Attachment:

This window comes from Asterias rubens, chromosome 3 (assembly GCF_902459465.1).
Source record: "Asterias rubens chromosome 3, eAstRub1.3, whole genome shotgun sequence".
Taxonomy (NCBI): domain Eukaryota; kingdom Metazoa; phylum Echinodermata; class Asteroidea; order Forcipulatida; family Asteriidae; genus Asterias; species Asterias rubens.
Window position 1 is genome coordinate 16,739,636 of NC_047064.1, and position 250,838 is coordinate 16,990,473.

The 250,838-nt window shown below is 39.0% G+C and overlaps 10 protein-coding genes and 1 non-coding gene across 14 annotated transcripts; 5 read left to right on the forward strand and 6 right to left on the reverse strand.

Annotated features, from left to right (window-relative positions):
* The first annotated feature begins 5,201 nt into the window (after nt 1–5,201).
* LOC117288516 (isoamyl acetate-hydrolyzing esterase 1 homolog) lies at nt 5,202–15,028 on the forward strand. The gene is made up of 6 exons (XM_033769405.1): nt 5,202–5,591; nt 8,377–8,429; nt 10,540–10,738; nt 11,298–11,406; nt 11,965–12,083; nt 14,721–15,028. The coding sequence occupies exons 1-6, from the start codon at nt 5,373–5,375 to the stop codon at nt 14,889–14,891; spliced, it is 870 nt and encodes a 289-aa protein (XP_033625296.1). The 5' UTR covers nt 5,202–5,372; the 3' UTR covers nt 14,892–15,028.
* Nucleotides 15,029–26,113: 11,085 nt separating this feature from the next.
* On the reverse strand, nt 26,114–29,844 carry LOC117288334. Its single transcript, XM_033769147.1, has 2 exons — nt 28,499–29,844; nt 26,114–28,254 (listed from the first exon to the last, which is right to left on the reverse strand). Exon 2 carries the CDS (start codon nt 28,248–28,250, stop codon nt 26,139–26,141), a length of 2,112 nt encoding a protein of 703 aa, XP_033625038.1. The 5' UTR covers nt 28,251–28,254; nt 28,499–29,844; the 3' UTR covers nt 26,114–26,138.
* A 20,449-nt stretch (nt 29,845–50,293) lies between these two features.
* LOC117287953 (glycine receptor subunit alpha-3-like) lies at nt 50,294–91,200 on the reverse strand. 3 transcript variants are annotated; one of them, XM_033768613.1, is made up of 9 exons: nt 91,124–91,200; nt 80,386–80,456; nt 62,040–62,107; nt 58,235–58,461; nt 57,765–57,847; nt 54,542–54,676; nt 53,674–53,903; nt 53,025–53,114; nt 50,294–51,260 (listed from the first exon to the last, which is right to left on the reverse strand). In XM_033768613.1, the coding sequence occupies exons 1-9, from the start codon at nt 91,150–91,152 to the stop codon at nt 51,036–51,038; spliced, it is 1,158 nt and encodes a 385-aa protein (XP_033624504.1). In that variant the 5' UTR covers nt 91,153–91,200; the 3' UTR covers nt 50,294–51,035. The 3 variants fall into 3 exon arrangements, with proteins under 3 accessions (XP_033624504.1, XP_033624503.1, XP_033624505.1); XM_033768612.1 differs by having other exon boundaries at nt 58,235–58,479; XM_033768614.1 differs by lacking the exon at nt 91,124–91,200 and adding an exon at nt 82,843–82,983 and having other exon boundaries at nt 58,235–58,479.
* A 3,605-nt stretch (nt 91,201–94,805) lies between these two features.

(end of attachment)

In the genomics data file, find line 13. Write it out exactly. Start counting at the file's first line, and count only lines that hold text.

* A 3,605-nt stretch (nt 91,201–94,805) lies between these two features.